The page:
"Essentially we wanted to do two things this winter," says Beinfest. "We wanted to improve our defense and work on deepening our bullpen, especially after trading Gregg." Not that they wanted to necessarily move Gregg, Josh Willingham, Mike Jacobs and Scott Olsen, but those are the rules of the small market with no legitimate venue, rules that can be followed without complaint because of the developmental system.Miller's upside eclipses Olsen's if his knee is right and he gets his breaking ball over. They think fireballing right-hander Matt Lindstrom takes Gregg's place, with help from Leo Nunez out of the Jacobs deal, Ceda and a couple of other young arms. Morrison, the MVP of the Florida State League and one of top performers in the Arizona Fall League, is athletic enough to move to the outfield. Second baseman/third baseman Chris Coghlan (67 BB, 65 K, .298 in Double-A) can play second or third. Speedy outfielder John Raynor had a .402 on-base percentage in Double-A, Scott Cousins hit .285 climbing from Single-A to Double-A, and the two best prospects of all -- 18-year-old monster Mike Stanton (39 HR, .611 SLG in 125 games) and third baseman Matt Dominguez, who turned 19 in August -- played in Greensboro. If Nolasco, Johnson, Vostad and Miller are all healthy this season and a couple of players from the Maybin, Morris, Sanchez and Coghlan group hit, then the Marlins will be a legitimate team for the Phillies and Mets to fear. Because they're so young and they've got these Stantons up and down the system, the Florida Marlins are going to be around for the long haul. Ownership put Beinfest and a highly-skilled organization in place, allowed them to draft freely and have put a competitive team on the field, competitive enough to have more winning seasons in the past six years than the Orioles, Pirates, Reds, Nationals, Rockies, Royals and Tigers, combined. Contrary to what may you might have read and heard, the Phillies' road to the World Series was not just the Mets, it was the talented young Marlins before they got to the talent of the Brewers, Dodgers and Rays. Come to think of it, maybe when the Marlins play the Rays in the battle for who has the best young talent in Florida or across the Southeast, they will be two of the most interesting series of the first half of 2009 season, even if they play in Yeehaw Junction, Indiantown or on the back lawn of the Orville Tribewasser House of Taxidermy.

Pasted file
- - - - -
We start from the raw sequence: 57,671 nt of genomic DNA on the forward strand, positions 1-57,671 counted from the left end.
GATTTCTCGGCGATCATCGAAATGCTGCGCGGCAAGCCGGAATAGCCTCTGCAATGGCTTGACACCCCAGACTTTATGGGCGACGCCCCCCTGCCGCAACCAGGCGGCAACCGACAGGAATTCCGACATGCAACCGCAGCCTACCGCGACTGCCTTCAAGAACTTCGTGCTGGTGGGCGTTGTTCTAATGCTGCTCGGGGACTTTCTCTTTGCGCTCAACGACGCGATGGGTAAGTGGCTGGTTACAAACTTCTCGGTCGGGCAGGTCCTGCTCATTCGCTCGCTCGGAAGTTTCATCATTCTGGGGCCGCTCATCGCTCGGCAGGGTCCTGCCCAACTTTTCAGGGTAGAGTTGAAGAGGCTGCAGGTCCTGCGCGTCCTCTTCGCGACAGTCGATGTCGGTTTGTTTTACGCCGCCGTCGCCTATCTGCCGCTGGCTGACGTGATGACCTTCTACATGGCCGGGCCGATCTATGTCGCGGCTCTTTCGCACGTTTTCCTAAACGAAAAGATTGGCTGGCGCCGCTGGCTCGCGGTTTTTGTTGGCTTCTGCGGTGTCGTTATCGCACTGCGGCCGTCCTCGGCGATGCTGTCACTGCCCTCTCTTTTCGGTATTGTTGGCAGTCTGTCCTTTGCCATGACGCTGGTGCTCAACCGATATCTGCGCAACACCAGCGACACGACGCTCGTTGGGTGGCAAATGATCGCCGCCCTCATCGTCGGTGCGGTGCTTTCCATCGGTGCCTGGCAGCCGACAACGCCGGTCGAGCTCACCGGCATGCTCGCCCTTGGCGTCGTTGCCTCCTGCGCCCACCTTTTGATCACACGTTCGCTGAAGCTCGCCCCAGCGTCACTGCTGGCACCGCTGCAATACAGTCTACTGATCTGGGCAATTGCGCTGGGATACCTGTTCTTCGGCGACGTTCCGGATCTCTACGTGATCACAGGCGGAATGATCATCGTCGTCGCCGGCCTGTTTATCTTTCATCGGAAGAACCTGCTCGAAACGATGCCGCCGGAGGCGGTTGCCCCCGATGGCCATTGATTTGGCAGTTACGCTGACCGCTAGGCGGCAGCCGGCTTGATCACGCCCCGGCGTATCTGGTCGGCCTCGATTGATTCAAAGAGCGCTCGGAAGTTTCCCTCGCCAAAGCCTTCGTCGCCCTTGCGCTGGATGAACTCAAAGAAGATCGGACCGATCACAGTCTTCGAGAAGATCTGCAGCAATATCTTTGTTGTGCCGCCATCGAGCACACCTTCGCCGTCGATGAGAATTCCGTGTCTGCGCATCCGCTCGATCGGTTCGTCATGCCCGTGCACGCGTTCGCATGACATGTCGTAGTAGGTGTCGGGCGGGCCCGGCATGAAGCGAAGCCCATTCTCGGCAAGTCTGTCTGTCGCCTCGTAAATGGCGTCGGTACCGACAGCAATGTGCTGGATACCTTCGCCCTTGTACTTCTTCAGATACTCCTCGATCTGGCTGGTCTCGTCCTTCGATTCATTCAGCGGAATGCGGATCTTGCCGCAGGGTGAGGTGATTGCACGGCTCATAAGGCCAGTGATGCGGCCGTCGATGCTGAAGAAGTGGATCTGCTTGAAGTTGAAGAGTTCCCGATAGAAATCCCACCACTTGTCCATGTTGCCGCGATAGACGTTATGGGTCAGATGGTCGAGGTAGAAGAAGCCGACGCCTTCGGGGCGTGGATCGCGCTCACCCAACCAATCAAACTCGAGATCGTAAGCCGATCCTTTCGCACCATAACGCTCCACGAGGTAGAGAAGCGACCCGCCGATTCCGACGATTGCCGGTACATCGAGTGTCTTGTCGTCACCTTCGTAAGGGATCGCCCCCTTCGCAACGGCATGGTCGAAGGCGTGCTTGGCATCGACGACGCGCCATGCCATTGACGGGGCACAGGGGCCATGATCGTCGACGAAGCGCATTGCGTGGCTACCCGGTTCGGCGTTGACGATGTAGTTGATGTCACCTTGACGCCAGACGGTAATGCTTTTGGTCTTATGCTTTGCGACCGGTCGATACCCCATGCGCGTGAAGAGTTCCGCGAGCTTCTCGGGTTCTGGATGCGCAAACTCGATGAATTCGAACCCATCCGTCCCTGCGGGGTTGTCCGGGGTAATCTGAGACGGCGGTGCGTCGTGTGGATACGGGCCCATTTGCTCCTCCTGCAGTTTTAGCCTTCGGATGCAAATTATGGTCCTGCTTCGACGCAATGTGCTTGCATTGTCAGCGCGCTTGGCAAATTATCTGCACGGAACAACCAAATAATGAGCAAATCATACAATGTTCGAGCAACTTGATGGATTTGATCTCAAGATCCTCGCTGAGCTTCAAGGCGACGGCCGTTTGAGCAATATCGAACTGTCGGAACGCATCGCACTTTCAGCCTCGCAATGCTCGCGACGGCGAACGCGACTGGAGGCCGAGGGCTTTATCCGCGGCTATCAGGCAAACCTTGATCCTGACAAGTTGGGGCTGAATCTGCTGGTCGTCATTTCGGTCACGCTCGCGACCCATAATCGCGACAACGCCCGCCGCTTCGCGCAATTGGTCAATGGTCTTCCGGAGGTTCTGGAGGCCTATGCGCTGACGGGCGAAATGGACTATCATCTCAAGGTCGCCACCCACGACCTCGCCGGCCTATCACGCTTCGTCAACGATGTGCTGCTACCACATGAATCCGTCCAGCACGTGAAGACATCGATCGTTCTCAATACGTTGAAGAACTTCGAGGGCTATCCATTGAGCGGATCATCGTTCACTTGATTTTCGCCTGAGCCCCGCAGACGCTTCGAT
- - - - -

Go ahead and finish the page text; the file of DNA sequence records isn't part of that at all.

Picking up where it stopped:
• Ken Williams is one of the winter's most significant wheelers and dealers. He is marketing Javier Vazquez, Bobby Jenks, Jermaine Dye and others as he tries to overhaul the White Sox. The Mets are afraid of the red flag on Jenks, whose strikeout rate has dropped precipitously from 50 in 39 1/3 innings in 2005 to 38 in 61 2/3 innings this past season. And although GM Omar Minaya checked in on Sabathia, it does not mean the Mets will get into a bidding war with the Yankees for the 2007 AL Cy Young Award winner.• Scouts in Arizona for the Arizona Fall League and the White Sox's minor league people are convinced that Gordon Beckham, the eighth pick in the MLB draft this past June, will be Chicago's everyday second baseman by June. • The Rangers are setting a high bar for any of their catchers in a trade. The Tigers found the asking price on Gerald Laird too high, and Boston wouldn't part with either Clay Buchholz or two out of the Justin Masterson/Nick Hagadone/Michael Bowden trio for Jarrod Saltalamacchia. Nolan Ryan is intrigued by Kerry Wood, but to afford Wood, the Rangers would have to deal Hank Blalock. • The Marlins have found an interested market for Jeremy Hermida, including the Cubs, Rays and others. • While the Tigers are out looking for a shortstop, Jim Leyland doesn't dismiss the idea of putting Brandon Inge back at the position at which he was a college All-American. Inge is athletic enough, and unlike at catcher, where he spent his time this past season, would play at a position he played while growing up.